In a recent article published KQED out of San Francisco, California, research has shown that each year, fewer monarchs have been showing up to overwinter on the Californian coast. According to preliminary numbers from the Xerces Society, an environmental conservation nonprofit, the group’s annual Thanksgiving count found the 2018 population of these butterflies is down to 20,456 compared to 2017’s 148,000. That’s a one year, 86 percent decline.
“We think that it has to do with habitat loss, the increasing high use of pesticides and the loss of the milkweed populations, which is the plant the monarch needs to lay its eggs on,” said Mia Monroe, a Bay Area-based Xerces Society member.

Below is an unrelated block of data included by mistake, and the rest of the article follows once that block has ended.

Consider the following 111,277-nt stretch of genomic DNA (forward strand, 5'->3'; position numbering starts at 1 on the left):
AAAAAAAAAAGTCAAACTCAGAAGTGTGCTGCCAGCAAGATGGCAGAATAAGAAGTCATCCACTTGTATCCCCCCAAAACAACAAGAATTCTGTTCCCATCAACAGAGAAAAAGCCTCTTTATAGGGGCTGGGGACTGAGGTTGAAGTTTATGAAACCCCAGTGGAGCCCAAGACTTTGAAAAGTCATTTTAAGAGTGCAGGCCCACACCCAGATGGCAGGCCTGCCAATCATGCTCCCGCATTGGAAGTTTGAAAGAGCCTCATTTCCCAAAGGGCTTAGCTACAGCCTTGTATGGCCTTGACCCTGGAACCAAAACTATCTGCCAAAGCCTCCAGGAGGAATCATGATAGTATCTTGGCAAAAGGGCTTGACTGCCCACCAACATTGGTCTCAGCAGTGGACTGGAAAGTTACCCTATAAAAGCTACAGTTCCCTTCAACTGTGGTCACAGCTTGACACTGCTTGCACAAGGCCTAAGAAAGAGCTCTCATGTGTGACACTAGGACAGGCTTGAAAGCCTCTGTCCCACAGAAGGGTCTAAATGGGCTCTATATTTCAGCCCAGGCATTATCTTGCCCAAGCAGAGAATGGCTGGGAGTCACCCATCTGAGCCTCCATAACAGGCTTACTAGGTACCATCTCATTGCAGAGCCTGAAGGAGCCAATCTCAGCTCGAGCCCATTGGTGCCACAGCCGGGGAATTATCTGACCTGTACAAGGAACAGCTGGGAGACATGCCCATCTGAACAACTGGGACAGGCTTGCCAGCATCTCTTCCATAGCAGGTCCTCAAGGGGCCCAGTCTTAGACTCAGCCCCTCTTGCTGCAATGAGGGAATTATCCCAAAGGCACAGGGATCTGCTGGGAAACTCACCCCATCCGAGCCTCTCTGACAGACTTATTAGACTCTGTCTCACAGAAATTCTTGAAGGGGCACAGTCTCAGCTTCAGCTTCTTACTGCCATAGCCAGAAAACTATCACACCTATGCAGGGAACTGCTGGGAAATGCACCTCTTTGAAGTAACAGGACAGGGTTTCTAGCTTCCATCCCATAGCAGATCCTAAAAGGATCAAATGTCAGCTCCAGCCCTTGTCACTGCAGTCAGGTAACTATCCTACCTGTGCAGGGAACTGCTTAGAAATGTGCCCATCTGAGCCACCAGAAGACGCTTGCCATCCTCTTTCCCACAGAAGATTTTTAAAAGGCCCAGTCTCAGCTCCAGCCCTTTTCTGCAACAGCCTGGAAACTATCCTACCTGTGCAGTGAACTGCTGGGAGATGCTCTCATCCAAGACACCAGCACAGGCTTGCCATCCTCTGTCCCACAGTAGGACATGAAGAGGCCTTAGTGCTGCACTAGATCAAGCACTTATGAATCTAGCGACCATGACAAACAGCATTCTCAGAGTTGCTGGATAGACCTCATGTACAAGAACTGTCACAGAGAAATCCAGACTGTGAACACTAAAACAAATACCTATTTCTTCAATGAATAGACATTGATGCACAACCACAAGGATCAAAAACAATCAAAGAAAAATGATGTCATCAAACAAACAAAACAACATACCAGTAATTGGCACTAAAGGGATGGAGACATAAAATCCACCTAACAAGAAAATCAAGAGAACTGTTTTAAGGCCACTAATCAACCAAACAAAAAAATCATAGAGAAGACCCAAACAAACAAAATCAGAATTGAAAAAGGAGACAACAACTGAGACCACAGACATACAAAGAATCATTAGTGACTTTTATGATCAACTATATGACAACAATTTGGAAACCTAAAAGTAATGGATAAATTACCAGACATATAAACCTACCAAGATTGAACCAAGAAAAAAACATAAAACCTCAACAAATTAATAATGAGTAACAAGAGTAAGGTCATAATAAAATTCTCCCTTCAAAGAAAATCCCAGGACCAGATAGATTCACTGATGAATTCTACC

How can you help?
- Boost conservation efforts in places where monarchs live, breed and overwinter.
- Reduce pesticide and insecticide use.
- Grow native plants that attract monarchs.
What are some plants that attract monarch butterflies?
Native milkweed is the preferred host plant for monarchs. However, there are many other nectar plants that attract these butterflies. The Xerces Society, in partnership with the National Wildlife Federation and Monarch Joint Venture, developed regional monarch-specific nectar plant guides for the continental US.
Monarchs need nectar from a variety of sources and aren’t limited to nectar-producing plants. Horticulture Magazine’s list of trees, shrubs and woody vines is a great place to start your research. These may help attract monarch, and other butterflies, to your landscape.
Monarch butterflies clustered on a tree – Dagmar Collins/flickr